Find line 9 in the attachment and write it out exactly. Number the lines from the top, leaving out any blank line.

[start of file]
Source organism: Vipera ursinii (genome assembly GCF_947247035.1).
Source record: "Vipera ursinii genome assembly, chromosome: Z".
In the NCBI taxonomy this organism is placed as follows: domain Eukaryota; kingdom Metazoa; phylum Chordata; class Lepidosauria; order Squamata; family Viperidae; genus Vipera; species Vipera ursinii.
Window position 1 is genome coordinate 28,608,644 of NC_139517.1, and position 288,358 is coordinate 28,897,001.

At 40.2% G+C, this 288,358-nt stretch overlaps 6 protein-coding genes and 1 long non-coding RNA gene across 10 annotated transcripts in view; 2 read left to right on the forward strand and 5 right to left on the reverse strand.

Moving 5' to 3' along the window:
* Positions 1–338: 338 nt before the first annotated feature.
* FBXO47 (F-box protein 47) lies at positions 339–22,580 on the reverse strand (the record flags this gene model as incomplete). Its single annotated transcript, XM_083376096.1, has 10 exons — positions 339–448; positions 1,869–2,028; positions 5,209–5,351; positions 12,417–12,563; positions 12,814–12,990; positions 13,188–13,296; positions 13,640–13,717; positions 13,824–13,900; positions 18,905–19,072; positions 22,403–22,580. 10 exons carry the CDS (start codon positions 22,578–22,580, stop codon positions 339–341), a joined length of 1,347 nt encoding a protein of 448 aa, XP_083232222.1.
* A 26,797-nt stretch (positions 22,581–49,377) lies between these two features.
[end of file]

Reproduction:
* A 26,797-nt stretch (positions 22,581–49,377) lies between these two features.